In his essay accompanying the exhibition, titled “Before the Law,” museum director Daniel Birnbaum explains that, early in his career, “Schütte was creating figures of a kind that call to mind puppets or marionettes on a stage. This began on the small scale with works whose starting point was the nature of the human being and the infinite variation of our facial expressions. At the beginning of the 1990s, he was showing paired figures beneath small domes of glass, the figures tied together in couples – united in struggle and bound together in intimate enmity. Work on this series would then continue with a radical shift in scale and using different materials and entirely different physical dimensions: a visitor to the Museum of Modern Art in New York in recent years can hardly have missed the great battle that United Enemies continue to wage in the sculptural garden.”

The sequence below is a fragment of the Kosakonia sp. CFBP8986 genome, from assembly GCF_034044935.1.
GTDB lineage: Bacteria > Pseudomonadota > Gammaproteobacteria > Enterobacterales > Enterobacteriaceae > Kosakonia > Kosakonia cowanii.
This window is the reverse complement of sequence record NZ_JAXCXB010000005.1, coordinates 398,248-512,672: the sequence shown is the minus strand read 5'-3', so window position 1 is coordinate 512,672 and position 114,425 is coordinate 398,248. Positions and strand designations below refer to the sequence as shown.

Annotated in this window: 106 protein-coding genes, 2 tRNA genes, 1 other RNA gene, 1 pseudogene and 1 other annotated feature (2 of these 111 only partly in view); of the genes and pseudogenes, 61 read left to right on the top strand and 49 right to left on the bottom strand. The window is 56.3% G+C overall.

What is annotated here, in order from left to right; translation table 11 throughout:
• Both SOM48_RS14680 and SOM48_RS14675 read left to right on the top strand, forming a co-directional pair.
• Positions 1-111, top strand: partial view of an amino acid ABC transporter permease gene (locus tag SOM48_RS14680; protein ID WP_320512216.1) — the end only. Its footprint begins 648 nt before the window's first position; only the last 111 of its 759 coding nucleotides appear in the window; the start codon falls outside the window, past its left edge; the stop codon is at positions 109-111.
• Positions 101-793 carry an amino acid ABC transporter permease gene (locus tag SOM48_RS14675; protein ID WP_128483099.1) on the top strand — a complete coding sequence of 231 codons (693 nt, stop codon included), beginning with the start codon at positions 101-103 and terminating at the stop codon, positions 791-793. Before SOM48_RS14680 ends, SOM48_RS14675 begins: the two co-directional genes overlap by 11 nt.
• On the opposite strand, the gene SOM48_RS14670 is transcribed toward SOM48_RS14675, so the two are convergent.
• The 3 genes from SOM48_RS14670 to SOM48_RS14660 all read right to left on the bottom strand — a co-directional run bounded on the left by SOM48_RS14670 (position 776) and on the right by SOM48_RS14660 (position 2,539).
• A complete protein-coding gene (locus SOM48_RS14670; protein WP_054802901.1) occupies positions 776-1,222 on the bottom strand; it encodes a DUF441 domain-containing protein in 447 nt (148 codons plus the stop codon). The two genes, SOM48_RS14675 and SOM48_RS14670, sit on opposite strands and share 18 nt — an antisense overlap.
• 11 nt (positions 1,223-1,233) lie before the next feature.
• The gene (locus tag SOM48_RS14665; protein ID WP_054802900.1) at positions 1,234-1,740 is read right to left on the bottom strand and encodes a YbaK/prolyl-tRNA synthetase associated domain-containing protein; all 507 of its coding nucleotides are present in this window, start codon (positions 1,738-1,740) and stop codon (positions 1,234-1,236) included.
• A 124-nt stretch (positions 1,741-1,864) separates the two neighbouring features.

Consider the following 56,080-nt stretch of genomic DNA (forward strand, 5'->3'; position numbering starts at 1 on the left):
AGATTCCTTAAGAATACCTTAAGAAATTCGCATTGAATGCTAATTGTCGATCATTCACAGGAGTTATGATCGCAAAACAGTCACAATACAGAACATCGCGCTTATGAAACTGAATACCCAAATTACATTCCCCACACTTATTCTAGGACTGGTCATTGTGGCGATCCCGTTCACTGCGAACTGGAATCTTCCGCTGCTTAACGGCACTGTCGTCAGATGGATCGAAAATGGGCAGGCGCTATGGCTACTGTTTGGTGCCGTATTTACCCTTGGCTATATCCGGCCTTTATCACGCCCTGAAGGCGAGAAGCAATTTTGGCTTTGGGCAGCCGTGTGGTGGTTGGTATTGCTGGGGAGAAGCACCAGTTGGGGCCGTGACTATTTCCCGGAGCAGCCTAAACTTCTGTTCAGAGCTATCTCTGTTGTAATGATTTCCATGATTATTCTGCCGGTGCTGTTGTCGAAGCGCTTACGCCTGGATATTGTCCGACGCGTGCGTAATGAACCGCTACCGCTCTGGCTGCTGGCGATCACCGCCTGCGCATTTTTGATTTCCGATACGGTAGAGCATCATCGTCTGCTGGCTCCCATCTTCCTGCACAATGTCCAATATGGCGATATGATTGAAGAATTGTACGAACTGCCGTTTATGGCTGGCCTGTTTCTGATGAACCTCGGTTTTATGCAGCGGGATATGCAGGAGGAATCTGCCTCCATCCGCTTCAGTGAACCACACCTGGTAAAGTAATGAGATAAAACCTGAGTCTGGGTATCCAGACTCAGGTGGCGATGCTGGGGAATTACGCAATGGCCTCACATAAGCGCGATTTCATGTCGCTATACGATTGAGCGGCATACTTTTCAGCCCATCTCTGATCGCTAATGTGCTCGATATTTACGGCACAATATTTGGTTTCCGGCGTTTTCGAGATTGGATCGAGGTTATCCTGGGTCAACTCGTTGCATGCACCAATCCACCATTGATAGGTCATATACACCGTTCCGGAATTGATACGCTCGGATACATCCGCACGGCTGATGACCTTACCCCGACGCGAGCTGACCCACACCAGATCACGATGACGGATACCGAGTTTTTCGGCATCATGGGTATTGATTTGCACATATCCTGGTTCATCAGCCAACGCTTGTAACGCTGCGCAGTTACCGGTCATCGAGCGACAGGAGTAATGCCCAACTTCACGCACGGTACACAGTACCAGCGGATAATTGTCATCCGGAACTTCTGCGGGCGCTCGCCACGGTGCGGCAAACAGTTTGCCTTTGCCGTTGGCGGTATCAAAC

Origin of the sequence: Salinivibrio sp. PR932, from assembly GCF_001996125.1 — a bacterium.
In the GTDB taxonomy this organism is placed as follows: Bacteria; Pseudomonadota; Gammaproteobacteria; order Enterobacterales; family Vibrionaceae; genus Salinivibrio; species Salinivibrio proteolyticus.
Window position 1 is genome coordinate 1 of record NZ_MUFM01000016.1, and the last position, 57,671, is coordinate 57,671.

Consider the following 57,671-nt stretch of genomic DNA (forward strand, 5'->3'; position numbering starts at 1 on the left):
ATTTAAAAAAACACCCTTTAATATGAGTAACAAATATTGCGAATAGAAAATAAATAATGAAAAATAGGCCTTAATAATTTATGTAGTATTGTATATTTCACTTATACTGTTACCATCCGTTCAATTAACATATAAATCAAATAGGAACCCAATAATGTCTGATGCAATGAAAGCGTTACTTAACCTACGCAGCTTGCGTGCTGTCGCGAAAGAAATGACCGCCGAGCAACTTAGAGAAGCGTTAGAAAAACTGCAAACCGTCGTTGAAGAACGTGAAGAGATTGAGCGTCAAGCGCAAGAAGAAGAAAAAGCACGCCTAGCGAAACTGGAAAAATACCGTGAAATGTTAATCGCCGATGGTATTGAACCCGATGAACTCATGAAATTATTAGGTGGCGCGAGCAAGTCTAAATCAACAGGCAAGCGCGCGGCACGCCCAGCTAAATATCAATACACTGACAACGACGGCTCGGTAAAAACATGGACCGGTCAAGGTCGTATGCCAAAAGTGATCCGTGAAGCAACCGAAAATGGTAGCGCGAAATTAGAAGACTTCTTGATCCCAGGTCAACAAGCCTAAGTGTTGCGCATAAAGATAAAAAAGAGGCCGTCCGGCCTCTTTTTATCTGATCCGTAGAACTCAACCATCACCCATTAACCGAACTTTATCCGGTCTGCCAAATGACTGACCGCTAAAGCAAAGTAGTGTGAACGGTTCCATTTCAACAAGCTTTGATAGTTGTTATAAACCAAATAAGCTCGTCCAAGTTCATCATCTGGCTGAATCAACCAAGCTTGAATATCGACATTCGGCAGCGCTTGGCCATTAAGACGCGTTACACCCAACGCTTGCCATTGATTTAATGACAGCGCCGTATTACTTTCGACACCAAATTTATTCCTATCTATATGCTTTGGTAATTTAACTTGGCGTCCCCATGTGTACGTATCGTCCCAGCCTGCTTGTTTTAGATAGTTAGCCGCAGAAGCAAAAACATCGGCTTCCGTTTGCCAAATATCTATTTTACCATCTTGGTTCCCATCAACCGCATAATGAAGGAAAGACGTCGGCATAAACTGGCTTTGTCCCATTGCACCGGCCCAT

With Tears in My Ears (1989), a small scale work that is part of the Moderna Museet collection, “anticipates much of what we are being shown nowadays in the most magnificent of Schütte’s large scale sculptures,” says Birnbaum. “And yet these figures also appear to be involved in some kind of speculative activity, some form of reflection. Side by side, like at a wedding, they are standing before a mirror that, seen from their perspective, is towering over them like a wall.”